Their potential to reach many of their supporters through their pre-election activities was unclear until the last minute, especially with the expected low voter turnout.
The majority of the mainstream pro-European parties through their key slogans and messages defined themselves in relation to the EU (“Brussels“), they promised voters “to fight for Slovakia’s national interests in Brussels,” they communicated less about the content associated with the further developments and prospects of the Union.
An ordinary citizen could have the impression that the parties were competing not with each other, but with some mythological Brussels which, moreover, lacked “common sense” and therefore only these parties’ representatives could enforce this “common sense” in the EU if they got into the European Parliament.
The Political Activism of the Pro-Kremlin Media
For the conspiracy-disinformation pro-Russian media platforms, the situation before the European elections created a good opportunity for spreading the traditional anti-EU narratives in the context of parties‘ messages seeking electoral support. Pro-Russian media’s obvious intention was to weaken pro-European and strengthen the anti-European political forces.
The ideological aspect of the electoral competition in 2019 manifested in a much more pronounced form than earlier. A frequent target of Slovak pro-Kremlin media outlets was liberalism as an ideological and political stream, liberal ideas and their holders (politicians and activists).
In this setting, Slovak pro-Russian media platforms fully corresponded to state-run or pro-government Russian media.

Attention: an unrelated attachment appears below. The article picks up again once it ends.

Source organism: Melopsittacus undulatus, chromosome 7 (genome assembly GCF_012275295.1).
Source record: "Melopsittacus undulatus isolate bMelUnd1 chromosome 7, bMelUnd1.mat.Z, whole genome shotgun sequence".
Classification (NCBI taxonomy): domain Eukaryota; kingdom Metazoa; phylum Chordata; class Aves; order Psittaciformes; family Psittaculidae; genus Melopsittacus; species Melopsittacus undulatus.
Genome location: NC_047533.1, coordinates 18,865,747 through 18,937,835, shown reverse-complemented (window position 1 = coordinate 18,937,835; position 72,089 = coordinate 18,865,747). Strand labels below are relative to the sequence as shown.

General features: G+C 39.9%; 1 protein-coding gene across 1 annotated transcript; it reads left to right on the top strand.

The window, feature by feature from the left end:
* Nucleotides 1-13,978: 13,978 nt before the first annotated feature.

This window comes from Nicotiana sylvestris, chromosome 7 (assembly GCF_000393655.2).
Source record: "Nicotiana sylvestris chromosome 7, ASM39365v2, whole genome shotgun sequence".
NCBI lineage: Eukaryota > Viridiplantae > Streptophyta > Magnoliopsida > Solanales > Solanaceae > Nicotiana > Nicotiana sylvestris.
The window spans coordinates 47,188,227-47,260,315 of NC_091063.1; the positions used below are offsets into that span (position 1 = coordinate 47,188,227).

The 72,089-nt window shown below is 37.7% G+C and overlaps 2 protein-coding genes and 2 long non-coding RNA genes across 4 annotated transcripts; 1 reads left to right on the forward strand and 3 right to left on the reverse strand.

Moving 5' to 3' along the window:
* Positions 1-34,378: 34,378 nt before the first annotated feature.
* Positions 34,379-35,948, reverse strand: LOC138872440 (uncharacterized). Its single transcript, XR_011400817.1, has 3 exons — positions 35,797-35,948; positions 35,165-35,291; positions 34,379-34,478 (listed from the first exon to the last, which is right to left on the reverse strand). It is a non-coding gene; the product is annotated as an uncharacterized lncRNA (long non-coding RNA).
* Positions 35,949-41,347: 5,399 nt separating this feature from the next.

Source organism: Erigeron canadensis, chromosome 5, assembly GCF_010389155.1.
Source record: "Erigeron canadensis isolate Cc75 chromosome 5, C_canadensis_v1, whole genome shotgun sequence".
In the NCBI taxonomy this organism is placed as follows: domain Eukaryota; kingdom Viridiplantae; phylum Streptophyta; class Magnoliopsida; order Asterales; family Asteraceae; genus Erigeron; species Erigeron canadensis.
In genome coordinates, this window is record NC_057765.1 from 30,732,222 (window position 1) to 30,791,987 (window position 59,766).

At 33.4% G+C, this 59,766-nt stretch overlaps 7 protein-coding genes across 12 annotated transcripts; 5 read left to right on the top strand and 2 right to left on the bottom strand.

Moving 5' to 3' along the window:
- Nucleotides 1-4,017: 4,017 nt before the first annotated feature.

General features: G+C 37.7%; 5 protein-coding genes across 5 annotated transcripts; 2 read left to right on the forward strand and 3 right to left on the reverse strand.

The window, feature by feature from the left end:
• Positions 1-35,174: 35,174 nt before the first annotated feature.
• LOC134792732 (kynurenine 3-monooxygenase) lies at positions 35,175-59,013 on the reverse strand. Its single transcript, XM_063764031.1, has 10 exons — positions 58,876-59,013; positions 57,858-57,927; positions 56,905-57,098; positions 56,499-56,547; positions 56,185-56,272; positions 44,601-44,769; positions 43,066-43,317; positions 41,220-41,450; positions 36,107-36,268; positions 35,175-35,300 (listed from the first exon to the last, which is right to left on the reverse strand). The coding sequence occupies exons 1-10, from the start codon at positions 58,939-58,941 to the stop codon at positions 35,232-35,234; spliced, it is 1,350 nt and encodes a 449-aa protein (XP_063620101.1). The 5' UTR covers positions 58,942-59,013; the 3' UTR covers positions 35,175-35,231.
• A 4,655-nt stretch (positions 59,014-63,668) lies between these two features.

Before the European elections 2019, the Slovak pro-Kremlin media had evoked the idea about contemporary Europe that internally resists ”liberal“ attacks that weaken European civilization. The dissemination of this narrative was boosted by the presentation of liberalism exclusively in negative connotations, together with the West, Europe, the EU, NATO, and always as an enemy of national and conservative values, aspirations for sovereignty and independence.
For example, in the most read disinformation online daily Hlavné správy, liberalism was characterized as ”pathologically dangerous“ since it allegedly causes the “dissolution of functional standards, usually moral standards, under various pretexts, that look very wise and logically justified.“
In the West, a “civilizational change“ took place due to the destruction caused by liberalism, and the values on which the successful Western civilization had grown have allegedly been completely dissolved.
“Christianity, from which these norms came, is almost in complete ruins, broken by liberalism in the form of humanism and by various other ideologies (especially neo-Marxism) bound with it. Society is therefore emptied, being tired of itself, without vitality, and unable to reproduce.”
In this optic, only those political forces that prefer traditional values, authority, national sovereignty, cultural exclusivity, which are “genuine protectors of Europe” deserve respect and support.